Why do I have to heat pasteurized milk to make yogurt?
It may seem silly to scald pasteurized milk prior to making yogurt, but it’s effective in ensuring that you make the best quality yogurt you can. Pasteurized milk can often become contaminated with stray microbes during packing, after pasteurization is complete. Bringing the milk to 180 F and then cooling it down to the appropriate temperature for culturing will kill any stray microbes, ensuring the milk will not be contaminated as it cultures.
How do I make my yogurt thicker?
You can make your yogurt thicker by using whole milk, or adding cream to your whole milk yogurt. Some home yogurt makers add milk powder, but due to its refined nature and the presence of oxidized cholesterol, this is not a solution I use in my kitchen. You can also thicken yogurt by straining it. To strain your yogurt, place a fine-mesh sieve (like this one) over a large mixing bowl, and line the sieve with a double layer of cheesecloth or a single layer of butter muslin (available here). Pour the yogurt into the muslin-lined sieve, and let it sit until thickened to your liking, about 6 to 18 hours depending on how you like it.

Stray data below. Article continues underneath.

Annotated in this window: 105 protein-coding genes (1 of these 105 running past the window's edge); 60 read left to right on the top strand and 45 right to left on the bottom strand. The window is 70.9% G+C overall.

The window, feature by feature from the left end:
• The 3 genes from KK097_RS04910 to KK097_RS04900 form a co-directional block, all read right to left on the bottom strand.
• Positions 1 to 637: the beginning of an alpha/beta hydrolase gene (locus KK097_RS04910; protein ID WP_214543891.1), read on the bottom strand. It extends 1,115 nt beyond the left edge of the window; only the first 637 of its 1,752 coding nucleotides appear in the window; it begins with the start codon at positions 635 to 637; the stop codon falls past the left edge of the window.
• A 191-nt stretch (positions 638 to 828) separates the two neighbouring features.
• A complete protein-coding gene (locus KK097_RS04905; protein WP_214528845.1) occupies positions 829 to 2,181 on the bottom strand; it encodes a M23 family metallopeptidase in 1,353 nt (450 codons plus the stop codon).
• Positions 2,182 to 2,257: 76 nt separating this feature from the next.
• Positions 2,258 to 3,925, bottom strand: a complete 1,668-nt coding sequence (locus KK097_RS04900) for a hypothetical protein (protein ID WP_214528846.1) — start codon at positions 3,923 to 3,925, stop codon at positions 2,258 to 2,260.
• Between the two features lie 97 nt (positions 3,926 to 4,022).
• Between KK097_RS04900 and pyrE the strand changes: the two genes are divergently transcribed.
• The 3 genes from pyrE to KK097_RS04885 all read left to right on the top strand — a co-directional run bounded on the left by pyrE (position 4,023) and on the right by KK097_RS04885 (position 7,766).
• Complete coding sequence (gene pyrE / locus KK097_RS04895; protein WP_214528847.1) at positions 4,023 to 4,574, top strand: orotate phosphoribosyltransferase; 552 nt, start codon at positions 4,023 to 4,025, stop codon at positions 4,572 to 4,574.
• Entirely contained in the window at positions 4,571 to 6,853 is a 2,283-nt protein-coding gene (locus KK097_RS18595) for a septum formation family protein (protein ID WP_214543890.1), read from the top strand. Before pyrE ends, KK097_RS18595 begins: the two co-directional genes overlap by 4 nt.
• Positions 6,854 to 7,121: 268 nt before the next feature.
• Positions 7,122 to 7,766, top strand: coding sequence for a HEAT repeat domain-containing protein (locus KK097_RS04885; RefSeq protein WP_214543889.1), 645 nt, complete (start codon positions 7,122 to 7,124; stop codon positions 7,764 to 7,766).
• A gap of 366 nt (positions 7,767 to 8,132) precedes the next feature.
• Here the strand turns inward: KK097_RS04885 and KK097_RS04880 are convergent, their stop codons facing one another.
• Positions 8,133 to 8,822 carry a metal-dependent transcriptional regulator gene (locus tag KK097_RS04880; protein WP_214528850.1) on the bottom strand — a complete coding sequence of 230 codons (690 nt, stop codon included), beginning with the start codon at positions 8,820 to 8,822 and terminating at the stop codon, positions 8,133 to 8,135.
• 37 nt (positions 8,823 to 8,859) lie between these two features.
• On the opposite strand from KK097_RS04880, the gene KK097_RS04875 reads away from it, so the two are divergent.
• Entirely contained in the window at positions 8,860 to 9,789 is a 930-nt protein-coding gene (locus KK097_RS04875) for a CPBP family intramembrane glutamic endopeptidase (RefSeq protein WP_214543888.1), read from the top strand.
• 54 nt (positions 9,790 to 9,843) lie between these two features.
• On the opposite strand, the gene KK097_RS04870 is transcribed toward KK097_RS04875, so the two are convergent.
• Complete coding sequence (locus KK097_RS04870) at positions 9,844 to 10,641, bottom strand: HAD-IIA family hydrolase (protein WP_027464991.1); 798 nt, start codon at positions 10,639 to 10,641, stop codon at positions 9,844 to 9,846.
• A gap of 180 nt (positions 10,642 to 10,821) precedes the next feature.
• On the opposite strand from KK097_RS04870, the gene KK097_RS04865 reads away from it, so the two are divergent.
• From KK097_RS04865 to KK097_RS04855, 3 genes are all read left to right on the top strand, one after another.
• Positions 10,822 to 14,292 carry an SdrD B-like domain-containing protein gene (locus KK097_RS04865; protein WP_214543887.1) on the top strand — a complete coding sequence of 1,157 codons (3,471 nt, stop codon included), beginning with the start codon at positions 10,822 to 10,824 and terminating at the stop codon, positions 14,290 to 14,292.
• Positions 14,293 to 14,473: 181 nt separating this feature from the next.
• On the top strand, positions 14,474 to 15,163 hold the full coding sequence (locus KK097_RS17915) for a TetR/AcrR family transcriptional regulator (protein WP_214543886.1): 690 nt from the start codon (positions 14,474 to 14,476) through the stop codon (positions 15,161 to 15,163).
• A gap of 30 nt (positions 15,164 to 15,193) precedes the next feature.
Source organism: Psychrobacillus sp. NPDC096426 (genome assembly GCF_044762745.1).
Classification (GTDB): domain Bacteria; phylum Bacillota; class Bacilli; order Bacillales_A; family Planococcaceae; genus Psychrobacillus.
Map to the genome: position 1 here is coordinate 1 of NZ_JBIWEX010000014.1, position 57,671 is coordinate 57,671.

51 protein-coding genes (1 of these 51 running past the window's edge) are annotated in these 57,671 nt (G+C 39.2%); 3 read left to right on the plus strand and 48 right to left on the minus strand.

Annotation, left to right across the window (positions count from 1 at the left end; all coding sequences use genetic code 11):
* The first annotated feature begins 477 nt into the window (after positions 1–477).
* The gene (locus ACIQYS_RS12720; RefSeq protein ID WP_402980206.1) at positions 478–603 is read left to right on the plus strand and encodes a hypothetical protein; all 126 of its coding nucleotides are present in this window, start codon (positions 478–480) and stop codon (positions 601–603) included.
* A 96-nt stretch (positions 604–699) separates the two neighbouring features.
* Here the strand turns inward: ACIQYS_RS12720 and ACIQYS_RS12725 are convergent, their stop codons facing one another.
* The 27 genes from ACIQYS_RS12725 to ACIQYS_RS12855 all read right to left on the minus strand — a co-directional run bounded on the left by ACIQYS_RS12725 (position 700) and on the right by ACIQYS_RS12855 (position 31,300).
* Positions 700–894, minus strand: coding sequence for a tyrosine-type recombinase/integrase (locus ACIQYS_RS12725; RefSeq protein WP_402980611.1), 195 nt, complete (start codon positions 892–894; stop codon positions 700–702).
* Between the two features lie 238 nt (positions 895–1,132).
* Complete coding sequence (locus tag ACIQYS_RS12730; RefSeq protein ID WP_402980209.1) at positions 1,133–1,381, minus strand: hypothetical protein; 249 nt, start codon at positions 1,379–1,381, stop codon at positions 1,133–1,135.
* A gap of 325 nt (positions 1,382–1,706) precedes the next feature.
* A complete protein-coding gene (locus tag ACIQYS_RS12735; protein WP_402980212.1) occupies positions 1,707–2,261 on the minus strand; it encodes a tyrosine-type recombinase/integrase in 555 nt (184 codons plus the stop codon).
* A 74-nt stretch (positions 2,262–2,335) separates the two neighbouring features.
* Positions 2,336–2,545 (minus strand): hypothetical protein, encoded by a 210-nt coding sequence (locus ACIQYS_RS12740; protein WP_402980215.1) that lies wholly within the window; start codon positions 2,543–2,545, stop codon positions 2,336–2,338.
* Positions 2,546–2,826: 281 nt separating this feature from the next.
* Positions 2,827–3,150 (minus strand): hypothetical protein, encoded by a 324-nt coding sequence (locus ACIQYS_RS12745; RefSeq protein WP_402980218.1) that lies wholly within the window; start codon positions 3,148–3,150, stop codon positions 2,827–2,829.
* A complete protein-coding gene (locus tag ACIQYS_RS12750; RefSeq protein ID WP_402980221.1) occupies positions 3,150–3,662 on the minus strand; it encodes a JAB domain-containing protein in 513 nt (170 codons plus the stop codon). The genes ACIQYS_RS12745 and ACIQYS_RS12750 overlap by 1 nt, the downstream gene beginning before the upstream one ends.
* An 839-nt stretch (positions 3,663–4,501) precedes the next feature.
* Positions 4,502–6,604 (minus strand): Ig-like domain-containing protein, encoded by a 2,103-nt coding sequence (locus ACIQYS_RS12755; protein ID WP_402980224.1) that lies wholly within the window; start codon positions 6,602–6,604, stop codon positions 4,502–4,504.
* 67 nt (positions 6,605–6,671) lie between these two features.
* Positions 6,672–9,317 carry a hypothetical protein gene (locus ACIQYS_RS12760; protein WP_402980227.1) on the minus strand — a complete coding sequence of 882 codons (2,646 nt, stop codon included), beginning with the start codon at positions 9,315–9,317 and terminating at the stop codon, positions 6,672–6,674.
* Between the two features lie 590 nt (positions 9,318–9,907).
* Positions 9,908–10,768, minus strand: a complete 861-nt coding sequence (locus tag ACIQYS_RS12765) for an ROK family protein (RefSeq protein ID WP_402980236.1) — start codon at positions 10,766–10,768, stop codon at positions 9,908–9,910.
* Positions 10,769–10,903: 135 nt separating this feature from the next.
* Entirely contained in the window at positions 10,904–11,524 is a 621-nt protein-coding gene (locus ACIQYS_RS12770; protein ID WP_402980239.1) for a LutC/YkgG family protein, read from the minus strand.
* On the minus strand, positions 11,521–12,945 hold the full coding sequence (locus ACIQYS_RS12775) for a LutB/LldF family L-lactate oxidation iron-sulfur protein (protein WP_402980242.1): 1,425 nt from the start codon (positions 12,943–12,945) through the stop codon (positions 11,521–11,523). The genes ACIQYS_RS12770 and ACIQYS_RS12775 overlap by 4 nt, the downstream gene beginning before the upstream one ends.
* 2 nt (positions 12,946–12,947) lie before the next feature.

Where to learn more about yogurt making.
Still have questions about yogurt? Want to perfect your yogurt and other homemade foods? Check out the resources listed below:
- Get Cultured! An online cooking class with 50+ videos devoted to *ALL* things fermented and cultured. There’s three sections on culturing dairy, including yogurts, kefir, clabber, butter and more. Check it out here.
- The Art of Fermentation. A comprehensive book on fermentation in history and the fermentation movement as a whole, with a great deal of information on yogurts and other cultured dairy products. Check it out here.